This is not correct, ocleriluzmab is a more humanised monoclonal antibody. It binds to a different part of the CD20 molecule on B-cells and its so called Fc portion is different to Rituxumab. All these properties make ocrelizumab a different drug and some of these properties arguably make it better than Rituximab. We will only know if it is better than rituximab if we do a head-to-head study. This is something that we the MS community should consider doing as soon as ocrelizumab is launched.

      Delete
    2. Pharma are developin gcerlizumab so they can make money, rituximab is coming out of patent life, however as ProfG says it is humanised rather than chimeric and so is better suited to repeated injections

      Delete
    3. If I were to do a trial, I would suggest rituximab against alemtuzumab as an induction therapy, the main differences between ocrelizumab and rituximab will be tolerability.

      Delete
    4. Thankyou, I will print this off and show to my neurologist.

      Delete
  9. When used topically (!) a new Alzheimer's drug that targets tau regrows teeth by boosting stem cell production (!!)

    http://www.nature.com/articles/srep39654

    ReplyDelete
    Replies
    1. Ramiel Nagel a dental health educator writes about how teeth can remineralize and repair naturally by modifying your diet. I've not read much about it but it sounds interesting. So I wonder about diet and myelin repair in MS, if it helps in some way.

      Delete
  10. What is the rumble in the jungle?

    ReplyDelete
    Replies
    1. The rumble in the jungle refers to the next 'burning debate' at the ECTRIMS-ACTRIMS meeting in Paris later this year. Please the following post:

      http://multiple-sclerosis-research.blogspot.com/2017/01/researchspeak-who-trumps-who-t-cell-or.html

      The idea is to get the big beasts of the MS world to debate whether MS is a T or B cell mediated disease.

      If you are young, you may not recall the 'rumble in the jungle'; it is probably the most historic boxing matches in history. The following is the opening paragraph from Wikipedia:

      The Rumble in the Jungle was a historic boxing event in Kinshasa, Zaire (now Democratic Republic of the Congo) on October 30, 1974 (at 4:00 am). Held at the 20th of May Stadium (now the Stade Tata Raphaël), it pitted the undefeated world heavyweight champion George Foreman against challenger Muhammad Ali, a former heavyweight champion. The attendance was 60,000. Ali won by knockout, putting Foreman down just before the end of the eighth round. It has been called "arguably the greatest sporting event of the 20th century".

      Debating is almost a sport in the UK and the analogy with boxing is not a bad one.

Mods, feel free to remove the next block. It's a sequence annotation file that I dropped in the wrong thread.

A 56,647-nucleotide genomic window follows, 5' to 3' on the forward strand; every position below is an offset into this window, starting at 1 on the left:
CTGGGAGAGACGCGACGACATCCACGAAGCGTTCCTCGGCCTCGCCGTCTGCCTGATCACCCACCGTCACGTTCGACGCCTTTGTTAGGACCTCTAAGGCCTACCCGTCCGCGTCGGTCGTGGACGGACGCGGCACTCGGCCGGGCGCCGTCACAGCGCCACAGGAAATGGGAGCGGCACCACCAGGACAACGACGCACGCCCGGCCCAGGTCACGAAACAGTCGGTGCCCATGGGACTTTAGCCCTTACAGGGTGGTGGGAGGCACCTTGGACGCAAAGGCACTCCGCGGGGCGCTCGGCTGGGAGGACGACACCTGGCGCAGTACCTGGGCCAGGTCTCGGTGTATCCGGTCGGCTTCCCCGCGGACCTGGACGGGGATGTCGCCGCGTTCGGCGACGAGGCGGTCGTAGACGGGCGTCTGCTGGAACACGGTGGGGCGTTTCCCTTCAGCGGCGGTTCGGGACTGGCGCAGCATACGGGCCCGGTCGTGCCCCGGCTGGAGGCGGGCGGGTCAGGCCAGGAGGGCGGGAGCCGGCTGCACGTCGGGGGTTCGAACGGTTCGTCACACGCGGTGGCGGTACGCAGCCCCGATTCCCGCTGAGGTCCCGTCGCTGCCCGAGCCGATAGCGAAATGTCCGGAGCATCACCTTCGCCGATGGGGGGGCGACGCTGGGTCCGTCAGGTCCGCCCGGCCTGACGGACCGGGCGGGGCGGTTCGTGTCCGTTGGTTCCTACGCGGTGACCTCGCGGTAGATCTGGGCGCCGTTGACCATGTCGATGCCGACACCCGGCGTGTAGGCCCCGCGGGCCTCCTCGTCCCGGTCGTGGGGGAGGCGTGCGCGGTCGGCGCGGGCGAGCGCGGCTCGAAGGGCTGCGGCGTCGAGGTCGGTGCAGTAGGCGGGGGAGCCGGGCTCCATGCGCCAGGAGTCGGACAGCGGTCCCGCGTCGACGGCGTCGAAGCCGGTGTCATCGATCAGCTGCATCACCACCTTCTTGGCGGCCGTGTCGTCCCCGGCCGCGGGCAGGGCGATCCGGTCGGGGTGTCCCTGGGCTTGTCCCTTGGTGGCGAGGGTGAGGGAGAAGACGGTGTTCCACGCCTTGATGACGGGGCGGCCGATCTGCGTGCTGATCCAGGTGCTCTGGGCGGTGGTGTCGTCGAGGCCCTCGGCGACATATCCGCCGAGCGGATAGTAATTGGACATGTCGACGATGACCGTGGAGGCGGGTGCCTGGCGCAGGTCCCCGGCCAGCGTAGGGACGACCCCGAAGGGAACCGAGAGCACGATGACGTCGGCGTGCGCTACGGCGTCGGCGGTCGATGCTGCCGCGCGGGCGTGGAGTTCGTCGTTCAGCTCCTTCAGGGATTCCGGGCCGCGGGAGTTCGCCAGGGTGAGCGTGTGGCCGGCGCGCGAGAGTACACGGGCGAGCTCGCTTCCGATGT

We have already sent-out debater and referee invitations for the rumble. Let's hope we can get two MS big beasts to fight each other and an impartial match referee to take them to task on their claims.

      Delete
  11. My question is probably naïve but do certain kinds of music help improve walking ability in some pwMS?
    I ask this as I have seen a video of a person with Parkinson's disease and their gait improves quite a bit when they listen to music they can find the rhythm with. I know Parkinson's and MS are different.

    ReplyDelete
    Replies
    1. Previous research has noted that music can improve gait in several pathological conditions, including Parkinson's disease, Huntington's disease and stroke(Nombela 2013).
      Perhaps pwMS could try listening to music when doing the Timed 25 Foot Walking Test at home and see if there are improvements.

      Delete
  12. On the latest episode of QI the host Sandi Toksvig said that you can prevent muscle loss in an arm encased in plaster by visualising moving those muscles.
    I couldn't find much online on the subject but there were some articles reporting 'evidence' of trial participants improving muscular and cognitive strength over time by imagining carrying out tasks.
    What do you think about this?

    ReplyDelete
  13. I'm very curious to understand the gender variations involving MS.
    Would Galanin gene polymorphism have any role in the differences in manifestation or development of MS for each sex, where the polymorphism of the galanin gene, varying inversely for women and men, could give more concrete clues to predict who would develop the disease, and in what way, if more "soft" or more aggressive?

    Https://www.ncbi.nlm.nih.gov/pubmed/27870457

    ReplyDelete
  14. Was made aware of this through a newsletter from DMSG just now and thought to post it here in case others are interested - a study looking at safety of Gadolinium MRI during pregnancy (according to this study, it's NOT safe in pregnancy to use gadolinium): https://www.ncbi.nlm.nih.gov/pubmed/27599330

    ReplyDelete
  15. Synesthesia is found in 4.4% of the population, as a lower estimate, which is equivalent to 1 in 23 people. But a little research seems to indicate synesthesia may be higher in pwMS than the general population. What do you think? Interesting stuff.

    So I asked myself what colour is middle C on the piano? I say yellow.

    Synesthesia is a neurological phenomenon in which stimulation of one sensory or cognitive pathway leads to automatic, involuntary experiences in a second sensory or cognitive pathway.

    ReplyDelete
    Replies
    1. Not as rare as you think: http://teachneuro.blogspot.co.uk/2012/01/synesthesia-not-as-rare-as-you-think.html

      Delete
  16. Just seen this UK story - http://www.bbc.co.uk/news/health-38669588

    What does this mean for those of us already on pricey DMTs ?

    Thanks

    ReplyDelete

Please note that all comments are moderated and any personal or marketing-related submissions will not be shown.